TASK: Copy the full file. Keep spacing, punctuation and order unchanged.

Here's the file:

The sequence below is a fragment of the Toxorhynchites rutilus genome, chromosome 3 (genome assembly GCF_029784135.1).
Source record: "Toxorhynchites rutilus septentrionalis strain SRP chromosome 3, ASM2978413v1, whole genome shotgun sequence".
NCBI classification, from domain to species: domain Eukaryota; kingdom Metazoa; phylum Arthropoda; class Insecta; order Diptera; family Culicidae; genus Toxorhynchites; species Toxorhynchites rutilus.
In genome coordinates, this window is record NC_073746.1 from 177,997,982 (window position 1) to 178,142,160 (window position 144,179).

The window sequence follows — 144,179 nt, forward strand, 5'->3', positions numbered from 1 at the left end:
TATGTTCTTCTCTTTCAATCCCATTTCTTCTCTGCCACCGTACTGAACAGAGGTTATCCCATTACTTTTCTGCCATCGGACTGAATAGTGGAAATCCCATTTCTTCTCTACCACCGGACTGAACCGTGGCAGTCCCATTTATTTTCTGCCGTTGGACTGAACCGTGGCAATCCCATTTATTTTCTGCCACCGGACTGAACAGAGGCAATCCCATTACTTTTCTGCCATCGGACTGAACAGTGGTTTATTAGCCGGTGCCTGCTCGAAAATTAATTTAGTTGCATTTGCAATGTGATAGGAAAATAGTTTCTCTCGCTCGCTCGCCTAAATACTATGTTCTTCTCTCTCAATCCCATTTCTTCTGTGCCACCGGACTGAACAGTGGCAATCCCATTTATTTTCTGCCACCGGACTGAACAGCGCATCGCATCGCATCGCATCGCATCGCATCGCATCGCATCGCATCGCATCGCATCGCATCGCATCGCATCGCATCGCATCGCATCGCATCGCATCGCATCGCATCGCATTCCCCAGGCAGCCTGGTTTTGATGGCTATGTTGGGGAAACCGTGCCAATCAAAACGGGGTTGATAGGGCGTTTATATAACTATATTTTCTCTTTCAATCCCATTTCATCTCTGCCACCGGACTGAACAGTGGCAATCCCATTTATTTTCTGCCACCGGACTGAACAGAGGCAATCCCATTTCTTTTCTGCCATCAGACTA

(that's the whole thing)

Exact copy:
The sequence below is a fragment of the Toxorhynchites rutilus genome, chromosome 3 (genome assembly GCF_029784135.1).
Source record: "Toxorhynchites rutilus septentrionalis strain SRP chromosome 3, ASM2978413v1, whole genome shotgun sequence".
NCBI classification, from domain to species: domain Eukaryota; kingdom Metazoa; phylum Arthropoda; class Insecta; order Diptera; family Culicidae; genus Toxorhynchites; species Toxorhynchites rutilus.
In genome coordinates, this window is record NC_073746.1 from 177,997,982 (window position 1) to 178,142,160 (window position 144,179).

The window sequence follows — 144,179 nt, forward strand, 5'->3', positions numbered from 1 at the left end:
TATGTTCTTCTCTTTCAATCCCATTTCTTCTCTGCCACCGTACTGAACAGAGGTTATCCCATTACTTTTCTGCCATCGGACTGAATAGTGGAAATCCCATTTCTTCTCTACCACCGGACTGAACCGTGGCAGTCCCATTTATTTTCTGCCGTTGGACTGAACCGTGGCAATCCCATTTATTTTCTGCCACCGGACTGAACAGAGGCAATCCCATTACTTTTCTGCCATCGGACTGAACAGTGGTTTATTAGCCGGTGCCTGCTCGAAAATTAATTTAGTTGCATTTGCAATGTGATAGGAAAATAGTTTCTCTCGCTCGCTCGCCTAAATACTATGTTCTTCTCTCTCAATCCCATTTCTTCTGTGCCACCGGACTGAACAGTGGCAATCCCATTTATTTTCTGCCACCGGACTGAACAGCGCATCGCATCGCATCGCATCGCATCGCATCGCATCGCATCGCATCGCATCGCATCGCATCGCATCGCATCGCATCGCATCGCATCGCATCGCATCGCATCGCATCGCATTCCCCAGGCAGCCTGGTTTTGATGGCTATGTTGGGGAAACCGTGCCAATCAAAACGGGGTTGATAGGGCGTTTATATAACTATATTTTCTCTTTCAATCCCATTTCATCTCTGCCACCGGACTGAACAGTGGCAATCCCATTTATTTTCTGCCACCGGACTGAACAGAGGCAATCCCATTTCTTTTCTGCCATCAGACTA